A tropical storm swoops through your community, causing a lot of damage to your windows. Your homeowners insurance company files a claim and promises to pay for replacement windows. When you get to the actual work, you find that hurricane shutters and impact-resistant glass are required for all windows in your area.

Your homeowners policy will cover the cost of replacing your windows with identical ones. It won’t pay for the cost of buying shutters or upgrading the glass.

An ordinance or law coverage is useful in such situations.

What’s law coverage or ordinance?

Ordinance, or law coverage, is insurance that covers your home to comply with current building codes.

The homeowners policy is intended to restore your home to the condition it was before damage occurred, and not to make any improvements. Your policy won’t cover the cost of additional wind-resistant roofing or wiring if you have to comply with new building codes. The gap could be filled by law or ordinance coverage.

Did You Know…

Dwelling coverage covers repairs to your home’s structure.

While your homeowners insurance policy may only cover a limited amount of ordinance and law coverage, you can often add more to your policy.

What does law or ordinance insurance cover?

Law coverage or the Ordinance of covers three major categories of expenses that local building codes may trigger.

Repairing a damaged area of your home

As mentioned above, an ordinance or law coverage may pay for unexpected upgrades when you’re repairing damaged parts of your house.

Example: One night dinner goes horribly wrong and your kitchen lights up. The pipes leading to your kitchen sink have been damaged. A contractor will tell you that your plumbing system is decades old. The necessary updates could be covered by law or ordinance, subject to your policy limit.

Rebuilding/updating an undamaged area of your home

Sometimes, updating your building code might mean that you have to make repairs to areas of your home that weren’t damaged. This can also be done through law or ordinance coverage.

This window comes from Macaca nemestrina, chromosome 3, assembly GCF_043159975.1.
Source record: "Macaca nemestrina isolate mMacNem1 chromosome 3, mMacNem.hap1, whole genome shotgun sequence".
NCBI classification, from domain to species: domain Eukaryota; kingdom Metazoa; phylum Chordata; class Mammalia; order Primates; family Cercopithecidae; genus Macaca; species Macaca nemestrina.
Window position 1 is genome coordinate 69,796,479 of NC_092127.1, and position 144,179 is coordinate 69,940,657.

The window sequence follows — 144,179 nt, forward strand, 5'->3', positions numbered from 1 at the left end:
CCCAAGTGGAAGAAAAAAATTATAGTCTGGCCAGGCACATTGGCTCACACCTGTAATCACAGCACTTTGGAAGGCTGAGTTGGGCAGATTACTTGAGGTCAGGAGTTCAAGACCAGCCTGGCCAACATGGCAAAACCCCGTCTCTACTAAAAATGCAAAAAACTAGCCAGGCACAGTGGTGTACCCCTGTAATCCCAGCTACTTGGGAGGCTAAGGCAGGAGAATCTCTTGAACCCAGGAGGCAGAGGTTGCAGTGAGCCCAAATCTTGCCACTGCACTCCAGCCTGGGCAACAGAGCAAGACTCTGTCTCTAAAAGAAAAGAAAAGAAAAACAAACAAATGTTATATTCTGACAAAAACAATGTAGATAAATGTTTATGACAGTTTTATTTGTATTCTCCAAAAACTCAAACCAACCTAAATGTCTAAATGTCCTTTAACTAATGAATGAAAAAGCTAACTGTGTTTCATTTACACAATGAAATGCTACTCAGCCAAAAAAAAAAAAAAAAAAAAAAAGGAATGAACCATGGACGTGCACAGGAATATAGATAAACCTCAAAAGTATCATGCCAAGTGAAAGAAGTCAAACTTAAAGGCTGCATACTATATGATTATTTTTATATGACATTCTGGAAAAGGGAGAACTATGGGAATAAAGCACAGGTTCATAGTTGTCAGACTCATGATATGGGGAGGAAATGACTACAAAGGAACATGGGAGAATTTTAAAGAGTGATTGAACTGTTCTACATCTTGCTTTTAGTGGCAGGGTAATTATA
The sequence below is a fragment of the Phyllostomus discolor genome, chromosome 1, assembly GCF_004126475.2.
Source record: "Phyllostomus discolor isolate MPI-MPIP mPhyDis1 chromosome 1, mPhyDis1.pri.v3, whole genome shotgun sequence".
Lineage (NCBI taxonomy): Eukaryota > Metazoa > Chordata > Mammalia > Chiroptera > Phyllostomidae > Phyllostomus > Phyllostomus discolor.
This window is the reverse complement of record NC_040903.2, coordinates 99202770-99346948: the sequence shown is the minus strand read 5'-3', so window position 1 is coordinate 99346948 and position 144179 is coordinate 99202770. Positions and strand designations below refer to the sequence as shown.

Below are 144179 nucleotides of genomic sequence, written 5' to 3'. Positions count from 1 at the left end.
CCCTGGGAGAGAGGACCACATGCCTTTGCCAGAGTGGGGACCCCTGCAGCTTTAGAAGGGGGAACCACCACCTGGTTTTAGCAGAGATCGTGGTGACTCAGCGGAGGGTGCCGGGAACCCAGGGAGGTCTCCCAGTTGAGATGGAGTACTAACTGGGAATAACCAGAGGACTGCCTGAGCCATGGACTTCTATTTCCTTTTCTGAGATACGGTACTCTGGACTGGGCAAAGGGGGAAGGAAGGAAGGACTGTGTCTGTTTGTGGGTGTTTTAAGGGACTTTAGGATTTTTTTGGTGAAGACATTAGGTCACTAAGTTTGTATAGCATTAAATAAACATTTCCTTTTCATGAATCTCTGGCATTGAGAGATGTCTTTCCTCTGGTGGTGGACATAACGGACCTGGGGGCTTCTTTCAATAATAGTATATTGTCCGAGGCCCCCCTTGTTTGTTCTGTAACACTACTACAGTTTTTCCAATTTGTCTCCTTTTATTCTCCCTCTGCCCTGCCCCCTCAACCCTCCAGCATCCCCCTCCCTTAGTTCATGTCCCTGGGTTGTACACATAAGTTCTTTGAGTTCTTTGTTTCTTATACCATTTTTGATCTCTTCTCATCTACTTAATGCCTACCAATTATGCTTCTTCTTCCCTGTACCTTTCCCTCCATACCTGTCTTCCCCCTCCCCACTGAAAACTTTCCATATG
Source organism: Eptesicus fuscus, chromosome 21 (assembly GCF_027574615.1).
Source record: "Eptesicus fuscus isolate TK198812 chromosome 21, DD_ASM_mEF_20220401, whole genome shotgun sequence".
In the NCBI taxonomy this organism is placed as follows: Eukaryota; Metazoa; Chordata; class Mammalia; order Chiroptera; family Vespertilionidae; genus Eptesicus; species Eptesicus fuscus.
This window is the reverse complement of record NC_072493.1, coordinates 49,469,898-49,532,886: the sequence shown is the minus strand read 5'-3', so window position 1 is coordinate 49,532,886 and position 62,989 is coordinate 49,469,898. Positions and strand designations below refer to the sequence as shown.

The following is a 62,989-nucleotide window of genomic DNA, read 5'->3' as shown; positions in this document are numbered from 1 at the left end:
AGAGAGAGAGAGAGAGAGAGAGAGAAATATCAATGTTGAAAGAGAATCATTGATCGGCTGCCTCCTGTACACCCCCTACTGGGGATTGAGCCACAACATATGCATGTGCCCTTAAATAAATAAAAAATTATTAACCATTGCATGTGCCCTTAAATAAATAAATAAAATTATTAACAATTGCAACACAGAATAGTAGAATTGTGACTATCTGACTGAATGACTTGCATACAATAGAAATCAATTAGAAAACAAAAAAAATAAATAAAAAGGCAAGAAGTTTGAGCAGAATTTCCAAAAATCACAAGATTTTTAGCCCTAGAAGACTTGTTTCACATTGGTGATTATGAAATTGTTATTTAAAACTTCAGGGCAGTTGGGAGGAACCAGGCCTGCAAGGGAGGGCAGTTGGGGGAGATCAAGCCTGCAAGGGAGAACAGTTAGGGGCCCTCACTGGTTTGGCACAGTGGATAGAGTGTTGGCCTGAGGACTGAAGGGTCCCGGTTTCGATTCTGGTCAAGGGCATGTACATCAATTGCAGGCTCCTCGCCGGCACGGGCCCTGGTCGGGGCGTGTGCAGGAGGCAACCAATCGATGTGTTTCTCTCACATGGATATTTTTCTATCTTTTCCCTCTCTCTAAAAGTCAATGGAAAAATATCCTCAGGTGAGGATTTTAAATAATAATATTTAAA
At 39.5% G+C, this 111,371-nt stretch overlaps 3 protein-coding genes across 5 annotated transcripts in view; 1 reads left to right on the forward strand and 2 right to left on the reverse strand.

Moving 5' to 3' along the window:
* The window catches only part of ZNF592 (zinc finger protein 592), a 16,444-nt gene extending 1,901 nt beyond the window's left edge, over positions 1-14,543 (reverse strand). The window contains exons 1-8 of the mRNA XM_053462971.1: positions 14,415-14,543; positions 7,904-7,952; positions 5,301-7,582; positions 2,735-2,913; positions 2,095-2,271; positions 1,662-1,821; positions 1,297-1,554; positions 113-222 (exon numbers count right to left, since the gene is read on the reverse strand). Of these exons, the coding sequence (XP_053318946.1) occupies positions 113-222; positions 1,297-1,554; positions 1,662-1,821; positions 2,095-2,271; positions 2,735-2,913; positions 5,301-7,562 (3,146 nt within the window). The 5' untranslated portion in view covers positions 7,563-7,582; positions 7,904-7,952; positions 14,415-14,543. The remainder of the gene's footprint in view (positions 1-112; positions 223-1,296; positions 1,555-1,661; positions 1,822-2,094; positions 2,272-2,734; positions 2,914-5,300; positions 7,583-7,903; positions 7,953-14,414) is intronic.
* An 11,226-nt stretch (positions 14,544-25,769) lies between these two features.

Example: A more serious fire could spread through several rooms before firefighters can put it out. A house with more than 50% damage must be demolished. Your homeowners policy will usually only pay for the damage to your home. You would have to pay the remainder of the rebuilding costs if there is no ordinance or law coverage.

Another example: Let’s say you have water damage from a burst pipe. You have outdated knob-and tube wiring in your home that must be replaced. This is both in the area where the pipe burst as well as throughout the house. Your homeowners policy won’t likely cover wiring in an undamaged area of your home, but it may be covered under ordinance or law.


A homeowners policy can pay for the removal of debris from your home if it is damaged by a covered event. If your home has only been partially damaged, local law may require you to demolish the remainder. You may be required to have ordinance or law coverage in order to cover the entire cost of demolition and debris removal.

Do You Need Law Coverage?

Building codes, and other local regulations, change frequently. It is worth looking into ordinance or law coverage for homeowners.

Call your agent or check your homeowners policy to determine if you have any coverage. You may be covered by ordinance or law insurance that covers up to 10% of the dwelling coverage limit. If your home’s structure is covered up to $250,000, that means you have $25,000 to comply with local laws and codes.

The higher the limit, however, the more age your home will be. Have you been updating your heating, cooling, and plumbing systems in a while? Your home may not be in compliance with current regulations if this is the case. You might be thankful for a generous ordinance, or a law limit to make necessary changes if something goes wrong.